In this tutorial, we’ll use a time-series model to forecast quarterly house sales.

This tutorial uses the Lightwood integration that requires the mindsdb/mindsdb:lightwood Docker image. Learn more here.

Connect a data source

We start by connecting a demo database to MindsDB using the CREATE DATABASE statement.

WITH ENGINE = "postgres",
"user": "demo_user",
"password": "demo_password",
"host": "",
"port": "5432",
"database": "demo",
"schema": "demo_data"

Let’s preview the data that will be used to train the model.

FROM example_db.house_sales

Deploy and train an ML model

Now, lets specify that we want to forecast the ma column, which is a moving average of the historical median price for house sales. Looking at the data, you can see several entries for the same date, which depend on two factors: how many bedrooms the properties have, and whether properties are “houses” or “units”. This means that we can have up to ten different groupings here. Let’s look at the data for one of them.

SELECT saledate, ma, type, bedrooms
FROM example_db.house_sales
WHERE type='house'
AND bedrooms=3;

We want to generate forecasts to predict the behavior of this and the other series for the next year. MindsDB makes it simple so that we don’t need to repeat the predictor creation process for every group there is. Instead, we can just group for both columns and the predictor will learn from all series and enable all forecasts. We are going to use the CREATE MODEL statement, where we specify what data to train FROM and what we want to PREDICT.

CREATE MODEL mindsdb.house_sales_model
FROM example_db
(SELECT * FROM house_sales)
ORDER BY saledate
GROUP BY bedrooms, type
-- as the data is quarterly, we will look back two years to forecast the next one year

You can check the status of the model as below:

DESCRIBE house_sales_model;

Make predictions

Once the model’s status is complete, you can query it as a table to get forecasts for a given period of time. Usually, you’ll want to know what happens right after the latest training data point that was fed, for which we have a special bit of syntax, the LATEST keyword.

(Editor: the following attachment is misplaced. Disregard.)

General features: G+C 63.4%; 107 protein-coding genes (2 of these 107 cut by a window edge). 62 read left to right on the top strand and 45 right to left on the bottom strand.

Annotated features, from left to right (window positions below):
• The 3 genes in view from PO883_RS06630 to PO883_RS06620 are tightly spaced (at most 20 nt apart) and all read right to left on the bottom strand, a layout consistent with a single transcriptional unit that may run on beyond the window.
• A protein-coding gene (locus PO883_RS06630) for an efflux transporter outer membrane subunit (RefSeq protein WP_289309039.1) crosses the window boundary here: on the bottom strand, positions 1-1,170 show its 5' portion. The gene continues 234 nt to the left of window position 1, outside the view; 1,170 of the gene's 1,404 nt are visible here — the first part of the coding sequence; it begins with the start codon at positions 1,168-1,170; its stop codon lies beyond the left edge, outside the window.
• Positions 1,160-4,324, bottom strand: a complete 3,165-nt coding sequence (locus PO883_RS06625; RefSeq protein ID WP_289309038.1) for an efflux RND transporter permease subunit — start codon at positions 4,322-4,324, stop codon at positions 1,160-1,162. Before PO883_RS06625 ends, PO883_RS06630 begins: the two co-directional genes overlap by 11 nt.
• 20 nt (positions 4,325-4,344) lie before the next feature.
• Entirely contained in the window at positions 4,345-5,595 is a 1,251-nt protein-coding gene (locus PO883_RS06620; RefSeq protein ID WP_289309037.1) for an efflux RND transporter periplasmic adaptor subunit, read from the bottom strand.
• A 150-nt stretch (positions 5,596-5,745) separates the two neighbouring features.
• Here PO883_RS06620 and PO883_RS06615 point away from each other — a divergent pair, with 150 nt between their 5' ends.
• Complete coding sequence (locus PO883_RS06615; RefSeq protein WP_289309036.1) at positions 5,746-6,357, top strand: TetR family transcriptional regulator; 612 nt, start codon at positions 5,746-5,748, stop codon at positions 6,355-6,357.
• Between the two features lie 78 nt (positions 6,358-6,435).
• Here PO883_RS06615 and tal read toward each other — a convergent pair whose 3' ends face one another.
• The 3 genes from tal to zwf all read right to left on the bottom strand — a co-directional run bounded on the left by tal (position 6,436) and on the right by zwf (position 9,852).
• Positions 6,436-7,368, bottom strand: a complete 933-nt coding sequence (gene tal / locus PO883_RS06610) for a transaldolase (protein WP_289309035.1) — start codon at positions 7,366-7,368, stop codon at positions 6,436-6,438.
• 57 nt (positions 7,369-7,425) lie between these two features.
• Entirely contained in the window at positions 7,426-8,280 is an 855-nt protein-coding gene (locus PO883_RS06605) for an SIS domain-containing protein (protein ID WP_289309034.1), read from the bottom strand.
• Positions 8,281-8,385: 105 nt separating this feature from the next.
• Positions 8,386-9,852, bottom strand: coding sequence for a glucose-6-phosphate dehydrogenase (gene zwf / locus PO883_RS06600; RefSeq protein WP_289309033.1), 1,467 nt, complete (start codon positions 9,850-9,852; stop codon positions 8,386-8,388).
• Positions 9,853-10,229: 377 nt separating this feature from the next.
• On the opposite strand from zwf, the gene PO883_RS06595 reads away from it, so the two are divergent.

SELECT m.saledate as date, as forecast
FROM mindsdb.house_sales_model as m
JOIN example_db.house_sales as t
WHERE t.saledate > LATEST
AND t.type = 'house'
AND t.bedrooms=2

Now, try changing the value of type and bedrooms columns and check how the forecast varies. This is because MindsDB recognizes each grouping as being its own different time series.

Automate continuous improvement of the model

Now, we can take this even further. MindsDB includes powerful automation features called Jobs which allow us to automate queries in MindsDB. This is very handy for production AI/ML systems which all require automation logic to help them to work.

We use the CREATE JOB statement to create a Job.

Now, let’s use a Job to retrain the model every two days, just like we might in production. You can retrain the model to improve predictions every time when either new data or new MindsDB version is available. And, if you want to retrain your model considering only new data, then go for finetuning it.

CREATE JOB retrain_model_and_save_predictions (

   RETRAIN mindsdb.house_sales_model
   FROM example_db
      (SELECT * FROM house_sales)
EVERY 2 days
IF (SELECT * FROM example_db.house_sales
    WHERE created_at > LAST);

This job will execute every 2 days only if there is new data available in the house_sales table. Learn more about the LAST keyword here.

And there you have it! You created an end-to-end automated production ML system in a few short minutes.